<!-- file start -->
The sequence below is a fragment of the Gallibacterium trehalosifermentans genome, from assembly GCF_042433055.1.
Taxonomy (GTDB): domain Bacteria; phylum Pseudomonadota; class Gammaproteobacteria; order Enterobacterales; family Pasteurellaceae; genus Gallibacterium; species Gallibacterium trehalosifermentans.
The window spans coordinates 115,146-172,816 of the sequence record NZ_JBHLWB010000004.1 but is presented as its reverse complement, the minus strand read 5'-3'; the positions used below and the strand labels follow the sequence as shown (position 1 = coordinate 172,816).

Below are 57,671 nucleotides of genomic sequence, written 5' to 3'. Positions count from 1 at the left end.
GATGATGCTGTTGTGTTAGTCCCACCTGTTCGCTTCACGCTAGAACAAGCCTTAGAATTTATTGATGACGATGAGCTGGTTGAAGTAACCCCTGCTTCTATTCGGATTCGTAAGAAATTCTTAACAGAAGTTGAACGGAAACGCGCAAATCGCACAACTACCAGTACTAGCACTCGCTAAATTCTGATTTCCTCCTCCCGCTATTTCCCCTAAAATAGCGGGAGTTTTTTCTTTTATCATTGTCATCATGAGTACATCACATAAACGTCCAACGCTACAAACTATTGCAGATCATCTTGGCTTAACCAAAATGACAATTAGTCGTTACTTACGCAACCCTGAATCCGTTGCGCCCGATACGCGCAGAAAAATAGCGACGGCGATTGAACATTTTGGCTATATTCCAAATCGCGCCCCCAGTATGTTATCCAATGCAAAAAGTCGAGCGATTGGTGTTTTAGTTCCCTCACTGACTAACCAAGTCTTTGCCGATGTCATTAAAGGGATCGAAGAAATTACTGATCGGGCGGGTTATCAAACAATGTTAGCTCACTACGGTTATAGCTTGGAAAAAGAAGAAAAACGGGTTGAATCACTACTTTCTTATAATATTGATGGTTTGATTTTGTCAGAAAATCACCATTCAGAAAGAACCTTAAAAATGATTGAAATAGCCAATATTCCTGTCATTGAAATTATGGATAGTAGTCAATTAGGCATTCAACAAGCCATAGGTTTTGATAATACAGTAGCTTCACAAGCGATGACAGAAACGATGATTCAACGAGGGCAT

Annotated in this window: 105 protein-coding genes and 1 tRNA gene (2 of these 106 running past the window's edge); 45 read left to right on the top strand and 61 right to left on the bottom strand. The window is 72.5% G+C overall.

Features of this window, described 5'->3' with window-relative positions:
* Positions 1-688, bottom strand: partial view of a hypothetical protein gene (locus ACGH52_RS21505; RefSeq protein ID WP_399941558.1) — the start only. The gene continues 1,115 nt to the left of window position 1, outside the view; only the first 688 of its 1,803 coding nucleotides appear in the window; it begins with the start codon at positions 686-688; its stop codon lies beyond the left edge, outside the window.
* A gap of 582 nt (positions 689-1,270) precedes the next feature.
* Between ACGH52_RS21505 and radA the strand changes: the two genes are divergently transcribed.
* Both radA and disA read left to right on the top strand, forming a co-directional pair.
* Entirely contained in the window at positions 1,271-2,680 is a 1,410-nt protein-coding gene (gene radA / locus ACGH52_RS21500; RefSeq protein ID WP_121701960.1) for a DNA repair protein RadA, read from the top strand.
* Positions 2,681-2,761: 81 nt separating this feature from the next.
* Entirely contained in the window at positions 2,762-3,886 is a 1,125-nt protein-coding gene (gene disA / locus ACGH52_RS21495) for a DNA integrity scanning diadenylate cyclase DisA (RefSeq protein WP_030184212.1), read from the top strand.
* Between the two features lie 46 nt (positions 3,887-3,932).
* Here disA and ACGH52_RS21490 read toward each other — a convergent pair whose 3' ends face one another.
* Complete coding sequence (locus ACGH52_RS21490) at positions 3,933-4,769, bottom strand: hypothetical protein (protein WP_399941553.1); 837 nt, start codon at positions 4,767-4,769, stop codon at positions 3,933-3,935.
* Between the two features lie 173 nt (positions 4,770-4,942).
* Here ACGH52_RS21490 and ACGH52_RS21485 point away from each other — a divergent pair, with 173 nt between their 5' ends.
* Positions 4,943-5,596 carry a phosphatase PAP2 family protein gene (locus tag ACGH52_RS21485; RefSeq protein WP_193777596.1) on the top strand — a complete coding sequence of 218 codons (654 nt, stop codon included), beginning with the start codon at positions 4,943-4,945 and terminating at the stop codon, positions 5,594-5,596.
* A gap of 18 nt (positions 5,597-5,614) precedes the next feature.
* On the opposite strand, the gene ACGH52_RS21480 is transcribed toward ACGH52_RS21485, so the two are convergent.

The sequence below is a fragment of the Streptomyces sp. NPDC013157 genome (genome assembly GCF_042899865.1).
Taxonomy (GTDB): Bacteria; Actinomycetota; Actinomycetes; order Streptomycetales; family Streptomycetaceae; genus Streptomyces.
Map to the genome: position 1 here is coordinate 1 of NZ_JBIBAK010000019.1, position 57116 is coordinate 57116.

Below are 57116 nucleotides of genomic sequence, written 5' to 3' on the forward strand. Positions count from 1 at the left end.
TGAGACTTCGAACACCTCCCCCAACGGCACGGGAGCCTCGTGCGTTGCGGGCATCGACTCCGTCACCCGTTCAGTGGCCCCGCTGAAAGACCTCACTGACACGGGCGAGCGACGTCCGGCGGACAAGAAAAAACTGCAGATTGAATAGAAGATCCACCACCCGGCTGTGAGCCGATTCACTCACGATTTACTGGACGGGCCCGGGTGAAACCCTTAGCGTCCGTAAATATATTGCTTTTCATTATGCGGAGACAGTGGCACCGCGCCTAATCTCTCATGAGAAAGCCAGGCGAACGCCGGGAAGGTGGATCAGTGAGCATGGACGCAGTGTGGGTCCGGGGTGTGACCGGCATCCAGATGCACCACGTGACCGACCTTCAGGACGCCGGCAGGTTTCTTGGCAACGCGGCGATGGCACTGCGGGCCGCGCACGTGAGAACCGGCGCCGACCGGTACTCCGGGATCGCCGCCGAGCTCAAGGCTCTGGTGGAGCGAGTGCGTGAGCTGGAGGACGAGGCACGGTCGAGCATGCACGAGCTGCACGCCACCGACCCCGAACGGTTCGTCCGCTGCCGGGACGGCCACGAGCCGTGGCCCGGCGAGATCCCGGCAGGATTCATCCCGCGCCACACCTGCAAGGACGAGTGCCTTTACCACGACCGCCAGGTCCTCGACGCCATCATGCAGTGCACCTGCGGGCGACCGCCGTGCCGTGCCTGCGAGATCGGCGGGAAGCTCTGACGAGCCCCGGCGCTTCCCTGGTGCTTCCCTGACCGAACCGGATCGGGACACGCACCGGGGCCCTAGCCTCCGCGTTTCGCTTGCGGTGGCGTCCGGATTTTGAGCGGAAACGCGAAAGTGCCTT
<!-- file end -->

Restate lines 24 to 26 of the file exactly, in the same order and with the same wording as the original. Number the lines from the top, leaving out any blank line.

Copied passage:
Taxonomy (GTDB): Bacteria; Actinomycetota; Actinomycetes; order Streptomycetales; family Streptomycetaceae; genus Streptomyces.
Map to the genome: position 1 here is coordinate 1 of NZ_JBIBAK010000019.1, position 57116 is coordinate 57116.

Below are 57116 nucleotides of genomic sequence, written 5' to 3' on the forward strand. Positions count from 1 at the left end.